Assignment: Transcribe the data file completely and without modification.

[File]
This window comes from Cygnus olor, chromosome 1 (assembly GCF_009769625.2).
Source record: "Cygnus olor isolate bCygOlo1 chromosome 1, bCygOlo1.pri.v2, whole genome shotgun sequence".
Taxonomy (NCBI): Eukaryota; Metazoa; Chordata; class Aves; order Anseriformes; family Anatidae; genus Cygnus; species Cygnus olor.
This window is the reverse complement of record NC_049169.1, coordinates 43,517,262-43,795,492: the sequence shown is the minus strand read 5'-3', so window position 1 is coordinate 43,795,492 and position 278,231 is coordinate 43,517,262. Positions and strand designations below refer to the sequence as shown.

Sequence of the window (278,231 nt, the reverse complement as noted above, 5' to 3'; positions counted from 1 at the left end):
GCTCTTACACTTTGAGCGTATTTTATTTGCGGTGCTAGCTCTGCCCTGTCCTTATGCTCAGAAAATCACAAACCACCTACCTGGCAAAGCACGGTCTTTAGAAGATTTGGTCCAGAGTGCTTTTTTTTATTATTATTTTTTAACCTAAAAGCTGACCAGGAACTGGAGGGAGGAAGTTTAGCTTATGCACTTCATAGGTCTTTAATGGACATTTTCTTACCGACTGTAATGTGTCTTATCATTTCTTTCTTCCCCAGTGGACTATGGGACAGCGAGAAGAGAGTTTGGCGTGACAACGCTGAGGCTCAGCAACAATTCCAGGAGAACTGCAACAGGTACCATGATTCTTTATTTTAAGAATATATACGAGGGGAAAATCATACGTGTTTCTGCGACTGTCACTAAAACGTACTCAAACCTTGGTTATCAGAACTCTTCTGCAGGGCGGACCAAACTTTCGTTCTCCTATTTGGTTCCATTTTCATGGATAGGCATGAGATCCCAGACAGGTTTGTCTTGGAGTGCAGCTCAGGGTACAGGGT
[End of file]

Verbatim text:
This window comes from Cygnus olor, chromosome 1 (assembly GCF_009769625.2).
Source record: "Cygnus olor isolate bCygOlo1 chromosome 1, bCygOlo1.pri.v2, whole genome shotgun sequence".
Taxonomy (NCBI): Eukaryota; Metazoa; Chordata; class Aves; order Anseriformes; family Anatidae; genus Cygnus; species Cygnus olor.
This window is the reverse complement of record NC_049169.1, coordinates 43,517,262-43,795,492: the sequence shown is the minus strand read 5'-3', so window position 1 is coordinate 43,795,492 and position 278,231 is coordinate 43,517,262. Positions and strand designations below refer to the sequence as shown.

Sequence of the window (278,231 nt, the reverse complement as noted above, 5' to 3'; positions counted from 1 at the left end):
GCTCTTACACTTTGAGCGTATTTTATTTGCGGTGCTAGCTCTGCCCTGTCCTTATGCTCAGAAAATCACAAACCACCTACCTGGCAAAGCACGGTCTTTAGAAGATTTGGTCCAGAGTGCTTTTTTTTATTATTATTTTTTAACCTAAAAGCTGACCAGGAACTGGAGGGAGGAAGTTTAGCTTATGCACTTCATAGGTCTTTAATGGACATTTTCTTACCGACTGTAATGTGTCTTATCATTTCTTTCTTCCCCAGTGGACTATGGGACAGCGAGAAGAGAGTTTGGCGTGACAACGCTGAGGCTCAGCAACAATTCCAGGAGAACTGCAACAGGTACCATGATTCTTTATTTTAAGAATATATACGAGGGGAAAATCATACGTGTTTCTGCGACTGTCACTAAAACGTACTCAAACCTTGGTTATCAGAACTCTTCTGCAGGGCGGACCAAACTTTCGTTCTCCTATTTGGTTCCATTTTCATGGATAGGCATGAGATCCCAGACAGGTTTGTCTTGGAGTGCAGCTCAGGGTACAGGGT